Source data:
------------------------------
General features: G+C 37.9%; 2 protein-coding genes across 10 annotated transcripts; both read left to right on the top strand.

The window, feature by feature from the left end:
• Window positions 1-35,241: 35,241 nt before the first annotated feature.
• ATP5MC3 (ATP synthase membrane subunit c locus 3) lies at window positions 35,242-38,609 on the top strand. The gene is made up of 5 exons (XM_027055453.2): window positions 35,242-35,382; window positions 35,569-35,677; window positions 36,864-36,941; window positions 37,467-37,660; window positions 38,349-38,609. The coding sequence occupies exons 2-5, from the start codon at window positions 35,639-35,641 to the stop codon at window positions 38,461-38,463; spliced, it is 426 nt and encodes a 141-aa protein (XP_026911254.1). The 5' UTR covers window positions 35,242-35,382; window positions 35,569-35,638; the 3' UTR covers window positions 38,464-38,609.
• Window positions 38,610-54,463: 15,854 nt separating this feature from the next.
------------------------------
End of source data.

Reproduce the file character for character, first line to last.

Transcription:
General features: G+C 37.9%; 2 protein-coding genes across 10 annotated transcripts; both read left to right on the top strand.

The window, feature by feature from the left end:
• Window positions 1-35,241: 35,241 nt before the first annotated feature.
• ATP5MC3 (ATP synthase membrane subunit c locus 3) lies at window positions 35,242-38,609 on the top strand. The gene is made up of 5 exons (XM_027055453.2): window positions 35,242-35,382; window positions 35,569-35,677; window positions 36,864-36,941; window positions 37,467-37,660; window positions 38,349-38,609. The coding sequence occupies exons 2-5, from the start codon at window positions 35,639-35,641 to the stop codon at window positions 38,461-38,463; spliced, it is 426 nt and encodes a 141-aa protein (XP_026911254.1). The 5' UTR covers window positions 35,242-35,382; window positions 35,569-35,638; the 3' UTR covers window positions 38,464-38,609.
• Window positions 38,610-54,463: 15,854 nt separating this feature from the next.